Quiverfulls or Empty Nests?

Written by Drew on December 8th, 2006

The “quiverfull” movement is a fringe element of Protestants who argue that God is the only opener and closer of the womb. Family planning is God’s job, they say. And they argue their case using Psalm 127 as their proof-text:

Behold, children are a heritage from the Lord, the fruit of the womb a reward. Like arrows i nthe hand of a warrior are the children of one’s youth. Blessed is the man who fills his quiver with them! He shall not be put to shame when he speaks with his enemies in the gate (vv. 3-5).

Quiverfull purists like David and Suzanne Bortel abhor all forms of birth control, even natural family-planning methods allowed by the Roman Catholic Church. They also reject artificial fertility treatments. When it comes to child-bearing, parents are not to get involved beyond the act of physical intimacy.

Critical of birth control, the quiverfull movement holds that regulating the family treats children as if they were an imposition. Furthermore, they say that, since the contraceptive revolution that began in the 1960s, we have separated the act of sex from procreation, something God never intended to happen. On top of these things, they argue that contraceptives such as IUDs and the pill have an abortion-like quality because they might prevent implantation of a fertilized egg.

How does the quiverfull movement help an average Christian couple who are honestly trying to live right in a world full of conflicting messages? Not everyone can live like the Bortels, who dwell in a four-bedroom suburbian home outside San Antonio with their 10 children, ranging from 13 months to 15. The husband works from home, developing his website, while Mom homeschools the kids. Not everybody is blessed with 21 acres like Ken and Devon Carpenter, who live outside of Nashville with their eight children. The truth is, most young couples cannot afford such a lifestyle.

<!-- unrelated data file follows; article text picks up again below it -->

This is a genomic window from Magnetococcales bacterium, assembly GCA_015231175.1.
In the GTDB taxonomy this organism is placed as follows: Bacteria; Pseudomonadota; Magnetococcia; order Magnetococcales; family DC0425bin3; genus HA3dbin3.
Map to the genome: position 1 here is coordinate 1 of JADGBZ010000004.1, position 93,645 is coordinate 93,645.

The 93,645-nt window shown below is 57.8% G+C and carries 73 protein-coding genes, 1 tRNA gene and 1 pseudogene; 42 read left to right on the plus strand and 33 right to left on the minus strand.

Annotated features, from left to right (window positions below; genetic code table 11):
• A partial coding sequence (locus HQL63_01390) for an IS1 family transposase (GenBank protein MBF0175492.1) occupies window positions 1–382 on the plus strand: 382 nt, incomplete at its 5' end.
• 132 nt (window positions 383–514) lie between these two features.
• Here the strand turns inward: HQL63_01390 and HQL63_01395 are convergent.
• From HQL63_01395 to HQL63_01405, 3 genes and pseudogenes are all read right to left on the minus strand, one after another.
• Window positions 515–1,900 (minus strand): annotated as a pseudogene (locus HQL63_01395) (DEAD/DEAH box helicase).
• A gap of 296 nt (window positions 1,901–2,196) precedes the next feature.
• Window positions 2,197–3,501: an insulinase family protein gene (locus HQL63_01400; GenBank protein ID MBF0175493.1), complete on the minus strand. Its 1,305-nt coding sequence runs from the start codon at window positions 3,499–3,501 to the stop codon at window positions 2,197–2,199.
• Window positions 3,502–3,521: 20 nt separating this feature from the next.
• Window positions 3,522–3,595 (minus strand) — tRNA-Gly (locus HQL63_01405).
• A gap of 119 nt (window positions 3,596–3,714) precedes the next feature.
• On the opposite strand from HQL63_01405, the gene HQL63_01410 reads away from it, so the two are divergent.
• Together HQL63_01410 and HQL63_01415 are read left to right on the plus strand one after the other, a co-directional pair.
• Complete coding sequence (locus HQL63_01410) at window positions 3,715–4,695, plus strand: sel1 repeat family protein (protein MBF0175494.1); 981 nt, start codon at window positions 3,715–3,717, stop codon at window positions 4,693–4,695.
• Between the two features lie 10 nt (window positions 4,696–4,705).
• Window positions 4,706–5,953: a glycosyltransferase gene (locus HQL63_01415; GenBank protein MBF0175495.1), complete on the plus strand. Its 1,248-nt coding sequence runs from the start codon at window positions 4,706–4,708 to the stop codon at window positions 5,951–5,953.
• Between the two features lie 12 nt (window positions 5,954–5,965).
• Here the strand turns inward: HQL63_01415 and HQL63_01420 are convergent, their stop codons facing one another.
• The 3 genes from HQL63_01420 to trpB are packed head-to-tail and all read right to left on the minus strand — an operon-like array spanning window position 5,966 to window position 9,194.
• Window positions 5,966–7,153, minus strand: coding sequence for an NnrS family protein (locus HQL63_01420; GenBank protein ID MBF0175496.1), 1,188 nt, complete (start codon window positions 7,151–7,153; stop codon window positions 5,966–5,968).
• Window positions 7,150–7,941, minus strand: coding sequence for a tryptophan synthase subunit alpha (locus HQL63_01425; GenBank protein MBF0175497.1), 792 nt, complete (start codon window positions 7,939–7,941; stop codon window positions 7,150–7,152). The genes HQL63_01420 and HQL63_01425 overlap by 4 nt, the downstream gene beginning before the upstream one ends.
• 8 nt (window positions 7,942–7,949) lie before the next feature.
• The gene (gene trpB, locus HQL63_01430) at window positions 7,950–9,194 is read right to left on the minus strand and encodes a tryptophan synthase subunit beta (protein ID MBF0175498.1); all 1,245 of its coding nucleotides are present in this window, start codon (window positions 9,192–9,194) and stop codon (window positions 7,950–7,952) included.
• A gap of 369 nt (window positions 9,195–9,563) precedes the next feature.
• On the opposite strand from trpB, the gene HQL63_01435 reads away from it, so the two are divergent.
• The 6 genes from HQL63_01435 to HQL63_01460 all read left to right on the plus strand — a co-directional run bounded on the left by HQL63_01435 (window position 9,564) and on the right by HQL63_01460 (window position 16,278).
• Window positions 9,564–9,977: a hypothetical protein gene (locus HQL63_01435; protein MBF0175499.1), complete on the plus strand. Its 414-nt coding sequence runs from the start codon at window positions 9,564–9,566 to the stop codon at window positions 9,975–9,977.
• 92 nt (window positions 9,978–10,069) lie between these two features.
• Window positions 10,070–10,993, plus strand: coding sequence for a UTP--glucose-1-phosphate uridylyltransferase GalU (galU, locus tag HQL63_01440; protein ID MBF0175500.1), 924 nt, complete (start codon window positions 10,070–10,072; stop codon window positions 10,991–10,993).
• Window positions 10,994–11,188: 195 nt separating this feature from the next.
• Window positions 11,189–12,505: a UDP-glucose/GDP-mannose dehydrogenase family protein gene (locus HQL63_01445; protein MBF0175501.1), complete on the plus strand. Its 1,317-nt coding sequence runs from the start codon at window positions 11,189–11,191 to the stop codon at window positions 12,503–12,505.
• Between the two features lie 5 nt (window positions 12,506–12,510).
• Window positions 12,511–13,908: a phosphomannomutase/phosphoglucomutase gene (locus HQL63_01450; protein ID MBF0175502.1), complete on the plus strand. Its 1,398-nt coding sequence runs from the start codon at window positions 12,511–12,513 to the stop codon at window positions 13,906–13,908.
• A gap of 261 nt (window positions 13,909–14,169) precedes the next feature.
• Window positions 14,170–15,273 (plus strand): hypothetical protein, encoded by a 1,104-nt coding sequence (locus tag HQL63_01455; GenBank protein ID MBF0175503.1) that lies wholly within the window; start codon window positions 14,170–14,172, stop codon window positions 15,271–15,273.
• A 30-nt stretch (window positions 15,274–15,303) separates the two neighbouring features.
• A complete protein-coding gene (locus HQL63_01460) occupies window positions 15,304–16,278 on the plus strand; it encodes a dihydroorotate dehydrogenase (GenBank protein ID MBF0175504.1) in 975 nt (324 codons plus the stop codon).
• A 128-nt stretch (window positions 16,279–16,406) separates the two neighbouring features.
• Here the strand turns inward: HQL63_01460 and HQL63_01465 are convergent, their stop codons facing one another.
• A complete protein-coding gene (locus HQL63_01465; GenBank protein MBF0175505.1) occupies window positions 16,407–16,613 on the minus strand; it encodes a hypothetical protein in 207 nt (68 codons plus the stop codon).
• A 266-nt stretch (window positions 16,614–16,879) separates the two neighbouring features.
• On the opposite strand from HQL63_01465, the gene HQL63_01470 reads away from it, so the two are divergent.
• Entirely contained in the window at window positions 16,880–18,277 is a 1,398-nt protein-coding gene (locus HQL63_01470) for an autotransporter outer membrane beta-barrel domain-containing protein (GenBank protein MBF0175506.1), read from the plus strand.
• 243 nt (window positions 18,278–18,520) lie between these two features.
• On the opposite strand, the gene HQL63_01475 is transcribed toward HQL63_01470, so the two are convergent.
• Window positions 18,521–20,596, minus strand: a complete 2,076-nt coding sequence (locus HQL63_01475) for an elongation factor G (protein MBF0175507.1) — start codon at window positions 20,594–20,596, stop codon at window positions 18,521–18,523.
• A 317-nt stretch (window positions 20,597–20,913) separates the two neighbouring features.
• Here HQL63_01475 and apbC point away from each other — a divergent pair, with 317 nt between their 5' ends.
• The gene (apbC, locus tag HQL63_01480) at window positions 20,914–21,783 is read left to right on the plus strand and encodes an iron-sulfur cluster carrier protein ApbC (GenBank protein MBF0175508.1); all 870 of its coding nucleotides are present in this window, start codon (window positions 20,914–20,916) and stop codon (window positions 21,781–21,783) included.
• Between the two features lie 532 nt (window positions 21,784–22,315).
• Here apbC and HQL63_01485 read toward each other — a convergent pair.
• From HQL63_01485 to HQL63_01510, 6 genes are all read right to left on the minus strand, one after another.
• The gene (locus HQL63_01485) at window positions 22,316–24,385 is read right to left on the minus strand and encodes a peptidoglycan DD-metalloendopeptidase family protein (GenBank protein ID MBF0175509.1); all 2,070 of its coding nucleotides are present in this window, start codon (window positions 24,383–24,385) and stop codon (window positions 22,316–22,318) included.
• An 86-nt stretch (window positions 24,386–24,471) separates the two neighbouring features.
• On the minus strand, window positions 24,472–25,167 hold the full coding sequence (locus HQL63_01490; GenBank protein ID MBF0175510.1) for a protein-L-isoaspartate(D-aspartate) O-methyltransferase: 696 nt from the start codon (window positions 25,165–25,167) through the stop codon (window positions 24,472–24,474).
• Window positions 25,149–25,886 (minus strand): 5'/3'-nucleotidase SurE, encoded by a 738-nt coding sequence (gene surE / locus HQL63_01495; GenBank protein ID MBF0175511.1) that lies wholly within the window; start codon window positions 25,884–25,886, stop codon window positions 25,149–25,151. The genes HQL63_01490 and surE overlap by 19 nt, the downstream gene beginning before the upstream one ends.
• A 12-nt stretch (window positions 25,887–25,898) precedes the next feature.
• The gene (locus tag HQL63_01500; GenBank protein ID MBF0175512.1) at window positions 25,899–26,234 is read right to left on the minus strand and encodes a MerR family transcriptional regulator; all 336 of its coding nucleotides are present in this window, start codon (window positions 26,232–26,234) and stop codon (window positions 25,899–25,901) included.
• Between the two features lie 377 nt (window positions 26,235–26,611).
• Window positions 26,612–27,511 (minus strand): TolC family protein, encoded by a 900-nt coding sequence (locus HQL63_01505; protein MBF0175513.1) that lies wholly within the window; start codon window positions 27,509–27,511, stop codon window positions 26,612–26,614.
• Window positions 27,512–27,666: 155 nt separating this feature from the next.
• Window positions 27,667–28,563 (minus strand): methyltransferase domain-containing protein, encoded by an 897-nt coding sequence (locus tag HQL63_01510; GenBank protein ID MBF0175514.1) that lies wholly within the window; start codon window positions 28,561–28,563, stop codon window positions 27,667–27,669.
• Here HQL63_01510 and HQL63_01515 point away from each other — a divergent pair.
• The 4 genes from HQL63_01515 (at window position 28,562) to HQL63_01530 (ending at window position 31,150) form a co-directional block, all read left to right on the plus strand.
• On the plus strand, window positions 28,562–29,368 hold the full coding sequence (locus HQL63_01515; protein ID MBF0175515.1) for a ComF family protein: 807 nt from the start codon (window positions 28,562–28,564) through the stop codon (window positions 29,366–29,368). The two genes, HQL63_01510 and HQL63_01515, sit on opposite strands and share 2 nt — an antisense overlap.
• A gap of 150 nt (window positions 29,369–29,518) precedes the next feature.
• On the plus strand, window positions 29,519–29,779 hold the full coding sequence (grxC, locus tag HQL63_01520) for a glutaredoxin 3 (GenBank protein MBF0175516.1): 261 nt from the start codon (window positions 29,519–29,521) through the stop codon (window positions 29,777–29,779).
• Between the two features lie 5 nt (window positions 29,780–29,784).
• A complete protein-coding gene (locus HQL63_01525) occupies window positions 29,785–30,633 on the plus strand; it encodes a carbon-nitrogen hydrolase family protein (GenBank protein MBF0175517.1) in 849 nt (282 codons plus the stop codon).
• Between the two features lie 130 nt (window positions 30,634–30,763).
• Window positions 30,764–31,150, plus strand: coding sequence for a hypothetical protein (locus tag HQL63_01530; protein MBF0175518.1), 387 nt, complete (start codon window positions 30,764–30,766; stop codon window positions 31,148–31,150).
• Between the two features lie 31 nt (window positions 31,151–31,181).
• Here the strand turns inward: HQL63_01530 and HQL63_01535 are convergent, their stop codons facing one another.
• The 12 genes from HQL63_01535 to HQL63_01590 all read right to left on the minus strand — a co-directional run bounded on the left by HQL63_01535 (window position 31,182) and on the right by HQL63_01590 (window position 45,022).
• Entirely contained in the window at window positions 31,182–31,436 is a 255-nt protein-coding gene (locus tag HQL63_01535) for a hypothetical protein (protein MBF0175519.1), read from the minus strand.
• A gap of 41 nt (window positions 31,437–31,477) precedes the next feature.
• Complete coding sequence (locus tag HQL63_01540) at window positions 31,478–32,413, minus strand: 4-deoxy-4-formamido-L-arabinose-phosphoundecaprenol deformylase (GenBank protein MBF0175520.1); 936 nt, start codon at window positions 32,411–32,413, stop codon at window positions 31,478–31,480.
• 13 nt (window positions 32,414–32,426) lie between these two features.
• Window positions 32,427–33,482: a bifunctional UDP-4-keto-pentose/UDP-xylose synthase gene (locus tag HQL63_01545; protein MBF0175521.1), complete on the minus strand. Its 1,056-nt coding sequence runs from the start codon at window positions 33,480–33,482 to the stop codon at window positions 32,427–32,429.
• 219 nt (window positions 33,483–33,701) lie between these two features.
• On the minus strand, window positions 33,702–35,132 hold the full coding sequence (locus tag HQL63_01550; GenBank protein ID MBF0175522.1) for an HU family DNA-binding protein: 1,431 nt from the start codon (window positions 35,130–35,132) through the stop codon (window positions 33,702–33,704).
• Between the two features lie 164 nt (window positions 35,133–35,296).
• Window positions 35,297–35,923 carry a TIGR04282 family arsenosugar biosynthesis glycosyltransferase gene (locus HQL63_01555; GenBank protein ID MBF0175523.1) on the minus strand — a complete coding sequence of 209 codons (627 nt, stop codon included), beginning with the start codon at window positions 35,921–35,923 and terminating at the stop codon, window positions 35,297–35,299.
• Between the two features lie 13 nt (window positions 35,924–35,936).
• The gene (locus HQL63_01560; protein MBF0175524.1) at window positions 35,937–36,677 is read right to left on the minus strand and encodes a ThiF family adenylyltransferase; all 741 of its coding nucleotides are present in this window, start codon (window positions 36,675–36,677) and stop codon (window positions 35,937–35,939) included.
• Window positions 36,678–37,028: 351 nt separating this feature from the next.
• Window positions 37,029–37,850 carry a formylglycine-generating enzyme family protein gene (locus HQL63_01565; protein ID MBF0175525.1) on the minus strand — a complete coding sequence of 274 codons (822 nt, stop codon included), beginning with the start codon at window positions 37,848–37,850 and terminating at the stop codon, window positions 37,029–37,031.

According to the University of Minnesota, my 16-month-old costs $728 a month to support. Multiply that times 10, and I’m bankrupt. Certainly, the Bible teaches that children are a gift from the Lord. But doesn’t it also say that a man must provide for the members of his own household? (1 Tim. 5:8). Quiverfull ideals lack this admonition regarding responsible parenting.

And what about couples struggling with infertility? Being one who is personally acquainted with this all-to-common problem, I know that the barren womb never says “enough” (Prov. 30:15-16). Rachel and Leah gathered mandrakes. What’s wrong with the prospect of their modern-day counterparts’ seeking medical advice? I’ve always believed that God’s providence may use any and every resource available–including medical advances.

I do not deny that today’s society downplays the value of our children. Indeed, we live in a selfish world. However, the quiverfull movement looks at life through myoptic lenses. Maybe they should step back and consider couples who may not be as blessed as they are.


1 Comments so far ↓

  1. Josh Woods says:

    Drew, I’ve known several “quiverfull purists” over the years, and it seems that one mistake they make is in assuming that the word “full” implies a half-dozen or more. Aren’t there multiple sizes of quivers? Some can hold only a couple of arrows, while others can hold a dozen or so.

    In addition, I personally believe in a God powerful enough bring about conceivement whether or not a pill or other contraceptives are in use. Most of them have a effectiveness ratings of 90 to 98 percent – I think God can hit that 2 to 10 percent mark with accuracy if it’s in His will for a couple to have a baby at a particular time.

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